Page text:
I find this a very interesting exercise…but not the most compelling image.
Maybe this one?

That’s my daughter and her pup…in Oregon…where I’ll be moving. This is what compels me, emotionally. I feel pulled forward on that leash.
Do you feel it?

Lens-Artists Photo Challenge: AT HOME

“Is this home?
Is this where I should learn to be happy?
Never dreamed
That a home could be dark and cold.
I was told
Every day in my childhood:
Even when we grow old
‘Home will be where the heart is’ –
Never were words so true.
My heart’s far, far away;
Home is too.”

April in Wisconsin is mating season for wild turkeys. And it still snows periodically. Looks like November, but it isn’t.

Amy picks a perfect topic for this week’s Photo Challenge, one that has been foremost on my mind lately — Home.

In November 2017, I moved into a rental house on 56 acres of Nature Preserve in Wisconsin with my partner, Steve, and the inventory of his online book business.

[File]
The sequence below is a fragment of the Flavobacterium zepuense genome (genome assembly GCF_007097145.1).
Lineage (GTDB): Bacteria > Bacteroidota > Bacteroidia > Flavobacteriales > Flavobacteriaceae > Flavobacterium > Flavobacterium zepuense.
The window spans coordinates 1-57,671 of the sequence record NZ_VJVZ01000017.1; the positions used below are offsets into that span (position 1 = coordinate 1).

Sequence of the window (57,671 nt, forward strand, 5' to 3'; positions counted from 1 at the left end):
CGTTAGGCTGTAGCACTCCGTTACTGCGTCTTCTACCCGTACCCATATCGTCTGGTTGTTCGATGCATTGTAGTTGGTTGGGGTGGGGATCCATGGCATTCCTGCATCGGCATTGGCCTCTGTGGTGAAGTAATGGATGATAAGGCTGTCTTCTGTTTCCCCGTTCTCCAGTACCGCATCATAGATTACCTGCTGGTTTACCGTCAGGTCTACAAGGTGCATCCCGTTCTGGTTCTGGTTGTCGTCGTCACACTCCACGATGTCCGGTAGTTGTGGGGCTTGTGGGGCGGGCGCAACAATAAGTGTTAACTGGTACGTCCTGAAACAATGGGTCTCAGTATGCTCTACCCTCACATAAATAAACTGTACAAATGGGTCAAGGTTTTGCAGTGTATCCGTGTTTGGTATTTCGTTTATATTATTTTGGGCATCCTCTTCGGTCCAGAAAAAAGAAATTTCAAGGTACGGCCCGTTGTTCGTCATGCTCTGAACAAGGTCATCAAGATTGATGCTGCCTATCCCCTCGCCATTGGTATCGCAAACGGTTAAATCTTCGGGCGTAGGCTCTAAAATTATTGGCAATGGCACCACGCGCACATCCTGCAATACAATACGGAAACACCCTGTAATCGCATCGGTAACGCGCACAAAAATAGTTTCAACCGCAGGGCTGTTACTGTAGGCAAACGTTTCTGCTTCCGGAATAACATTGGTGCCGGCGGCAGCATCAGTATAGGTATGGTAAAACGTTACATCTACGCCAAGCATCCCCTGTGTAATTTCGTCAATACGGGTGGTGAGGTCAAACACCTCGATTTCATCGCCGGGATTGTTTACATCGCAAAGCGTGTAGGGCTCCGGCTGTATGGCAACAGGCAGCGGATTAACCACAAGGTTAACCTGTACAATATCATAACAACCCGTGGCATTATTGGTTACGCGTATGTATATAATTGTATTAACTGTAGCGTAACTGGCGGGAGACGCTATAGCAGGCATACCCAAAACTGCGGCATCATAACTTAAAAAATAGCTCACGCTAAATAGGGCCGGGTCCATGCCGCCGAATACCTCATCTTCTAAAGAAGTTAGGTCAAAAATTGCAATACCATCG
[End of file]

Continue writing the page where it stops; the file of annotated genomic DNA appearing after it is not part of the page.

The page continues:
My kids senior portraits from High School reside on the bottom shelf of my grandmother’s Welsh dresser, along with other “artifacts” from Steve’s collection.

Three of my adult children then moved from Chicago to Oregon. They had grown up in Illinois where we had a home in the suburbs before my husband died. We each had a tough time transitioning from that stable place, that nuclear family center, to our own individual lives and partnerships. Through it all, we have maintained our loving bond and our sense of belonging to each other. 

Finally, a year before the Coronavirus became news, I decided to separate from Steve and began planning a cross-country move to be closer to my kids.